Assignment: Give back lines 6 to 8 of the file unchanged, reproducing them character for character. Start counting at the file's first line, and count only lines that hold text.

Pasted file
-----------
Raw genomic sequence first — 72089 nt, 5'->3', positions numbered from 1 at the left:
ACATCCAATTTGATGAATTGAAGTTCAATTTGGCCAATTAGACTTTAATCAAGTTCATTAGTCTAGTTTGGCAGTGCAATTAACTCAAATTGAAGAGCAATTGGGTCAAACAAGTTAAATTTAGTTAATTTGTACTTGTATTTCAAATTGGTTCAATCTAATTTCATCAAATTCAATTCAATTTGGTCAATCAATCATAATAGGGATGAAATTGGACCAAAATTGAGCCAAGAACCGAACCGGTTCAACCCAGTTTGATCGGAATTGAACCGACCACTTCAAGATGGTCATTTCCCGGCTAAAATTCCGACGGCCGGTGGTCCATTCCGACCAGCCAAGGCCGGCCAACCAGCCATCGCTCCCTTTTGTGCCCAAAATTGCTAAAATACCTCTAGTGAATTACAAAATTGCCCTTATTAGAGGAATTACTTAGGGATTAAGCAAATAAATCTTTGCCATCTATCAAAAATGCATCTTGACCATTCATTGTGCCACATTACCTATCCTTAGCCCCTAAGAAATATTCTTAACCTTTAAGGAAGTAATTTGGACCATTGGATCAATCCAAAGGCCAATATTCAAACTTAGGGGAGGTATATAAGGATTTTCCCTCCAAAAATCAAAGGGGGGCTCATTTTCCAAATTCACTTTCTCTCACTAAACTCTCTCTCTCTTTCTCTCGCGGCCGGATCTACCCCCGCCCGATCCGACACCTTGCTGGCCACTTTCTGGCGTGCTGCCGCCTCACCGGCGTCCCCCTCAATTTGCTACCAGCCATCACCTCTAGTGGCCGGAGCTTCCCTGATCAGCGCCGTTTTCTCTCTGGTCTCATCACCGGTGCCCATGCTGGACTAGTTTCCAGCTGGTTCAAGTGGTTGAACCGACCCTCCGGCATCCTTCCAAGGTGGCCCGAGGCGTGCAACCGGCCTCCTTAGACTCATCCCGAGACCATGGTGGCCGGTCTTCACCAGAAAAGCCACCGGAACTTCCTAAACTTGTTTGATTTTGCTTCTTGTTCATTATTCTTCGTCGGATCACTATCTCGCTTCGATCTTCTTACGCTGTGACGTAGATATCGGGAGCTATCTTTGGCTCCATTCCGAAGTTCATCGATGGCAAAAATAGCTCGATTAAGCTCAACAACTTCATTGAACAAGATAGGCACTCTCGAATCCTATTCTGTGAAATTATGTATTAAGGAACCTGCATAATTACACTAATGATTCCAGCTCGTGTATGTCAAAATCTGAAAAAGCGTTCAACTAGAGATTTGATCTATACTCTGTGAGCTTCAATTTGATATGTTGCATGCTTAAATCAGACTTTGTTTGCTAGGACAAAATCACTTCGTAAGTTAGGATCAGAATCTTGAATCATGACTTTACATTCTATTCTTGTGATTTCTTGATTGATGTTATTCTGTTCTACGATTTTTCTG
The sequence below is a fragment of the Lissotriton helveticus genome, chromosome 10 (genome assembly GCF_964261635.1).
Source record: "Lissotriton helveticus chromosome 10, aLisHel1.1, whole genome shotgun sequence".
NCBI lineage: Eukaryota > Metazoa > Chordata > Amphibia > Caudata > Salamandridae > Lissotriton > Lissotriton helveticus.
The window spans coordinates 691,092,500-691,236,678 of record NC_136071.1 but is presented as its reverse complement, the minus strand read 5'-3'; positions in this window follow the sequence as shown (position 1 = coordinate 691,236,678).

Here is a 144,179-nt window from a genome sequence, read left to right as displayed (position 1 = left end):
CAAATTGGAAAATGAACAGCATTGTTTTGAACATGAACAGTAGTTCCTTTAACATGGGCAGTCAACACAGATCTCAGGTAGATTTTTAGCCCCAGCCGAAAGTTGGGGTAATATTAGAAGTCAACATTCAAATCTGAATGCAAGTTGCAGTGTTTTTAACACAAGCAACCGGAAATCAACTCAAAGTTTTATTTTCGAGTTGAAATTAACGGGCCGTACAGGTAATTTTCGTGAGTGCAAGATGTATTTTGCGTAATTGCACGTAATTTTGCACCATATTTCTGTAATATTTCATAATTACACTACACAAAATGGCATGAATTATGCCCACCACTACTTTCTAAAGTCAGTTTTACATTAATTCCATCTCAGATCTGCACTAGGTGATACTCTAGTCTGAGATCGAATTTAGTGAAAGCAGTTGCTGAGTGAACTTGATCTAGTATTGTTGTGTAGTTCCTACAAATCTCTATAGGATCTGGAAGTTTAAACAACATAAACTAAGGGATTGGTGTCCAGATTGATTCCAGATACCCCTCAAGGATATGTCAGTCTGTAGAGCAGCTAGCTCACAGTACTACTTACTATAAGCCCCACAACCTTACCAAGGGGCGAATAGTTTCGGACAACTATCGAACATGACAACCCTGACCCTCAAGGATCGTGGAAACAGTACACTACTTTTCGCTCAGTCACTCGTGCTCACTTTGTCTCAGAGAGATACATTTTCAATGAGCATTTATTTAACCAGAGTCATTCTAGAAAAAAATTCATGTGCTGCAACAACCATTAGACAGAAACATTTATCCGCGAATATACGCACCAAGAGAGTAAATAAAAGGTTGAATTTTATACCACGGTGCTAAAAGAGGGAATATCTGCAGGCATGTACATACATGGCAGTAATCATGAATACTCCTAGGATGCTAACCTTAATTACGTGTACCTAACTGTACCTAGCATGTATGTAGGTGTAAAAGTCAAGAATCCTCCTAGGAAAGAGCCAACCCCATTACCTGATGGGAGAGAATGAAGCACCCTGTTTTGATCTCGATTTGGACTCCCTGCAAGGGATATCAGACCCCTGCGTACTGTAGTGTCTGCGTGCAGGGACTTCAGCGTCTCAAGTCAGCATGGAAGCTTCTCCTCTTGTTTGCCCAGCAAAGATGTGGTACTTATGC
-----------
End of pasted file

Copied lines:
The window spans coordinates 691,092,500-691,236,678 of record NC_136071.1 but is presented as its reverse complement, the minus strand read 5'-3'; positions in this window follow the sequence as shown (position 1 = coordinate 691,236,678).

Here is a 144,179-nt window from a genome sequence, read left to right as displayed (position 1 = left end):
CAAATTGGAAAATGAACAGCATTGTTTTGAACATGAACAGTAGTTCCTTTAACATGGGCAGTCAACACAGATCTCAGGTAGATTTTTAGCCCCAGCCGAAAGTTGGGGTAATATTAGAAGTCAACATTCAAATCTGAATGCAAGTTGCAGTGTTTTTAACACAAGCAACCGGAAATCAACTCAAAGTTTTATTTTCGAGTTGAAATTAACGGGCCGTACAGGTAATTTTCGTGAGTGCAAGATGTATTTTGCGTAATTGCACGTAATTTTGCACCATATTTCTGTAATATTTCATAATTACACTACACAAAATGGCATGAATTATGCCCACCACTACTTTCTAAAGTCAGTTTTACATTAATTCCATCTCAGATCTGCACTAGGTGATACTCTAGTCTGAGATCGAATTTAGTGAAAGCAGTTGCTGAGTGAACTTGATCTAGTATTGTTGTGTAGTTCCTACAAATCTCTATAGGATCTGGAAGTTTAAACAACATAAACTAAGGGATTGGTGTCCAGATTGATTCCAGATACCCCTCAAGGATATGTCAGTCTGTAGAGCAGCTAGCTCACAGTACTACTTACTATAAGCCCCACAACCTTACCAAGGGGCGAATAGTTTCGGACAACTATCGAACATGACAACCCTGACCCTCAAGGATCGTGGAAACAGTACACTACTTTTCGCTCAGTCACTCGTGCTCACTTTGTCTCAGAGAGATACATTTTCAATGAGCATTTATTTAACCAGAGTCATTCTAGAAAAAAATTCATGTGCTGCAACAACCATTAGACAGAAACATTTATCCGCGAATATACGCACCAAGAGAGTAAATAAAAGGTTGAATTTTATACCACGGTGCTAAAAGAGGGAATATCTGCAGGCATGTACATACATGGCAGTAATCATGAATACTCCTAGGATGCTAACCTTAATTACGTGTACCTAACTGTACCTAGCATGTATGTAGGTGTAAAAGTCAAGAATCCTCCTAGGAAAGAGCCAACCCCATTACCTGATGGGAGAGAATGAAGCACCCTGTTTTGATCTCGATTTGGACTCCCTGCAAGGGATATCAGACCCCTGCGTACTGTAGTGTCTGCGTGCAGGGACTTCAGCGTCTCAAGTCAGCATGGAAGCTTCTCCTCTTGTTTGCCCAGCAAAGATGTGGTACTTATGC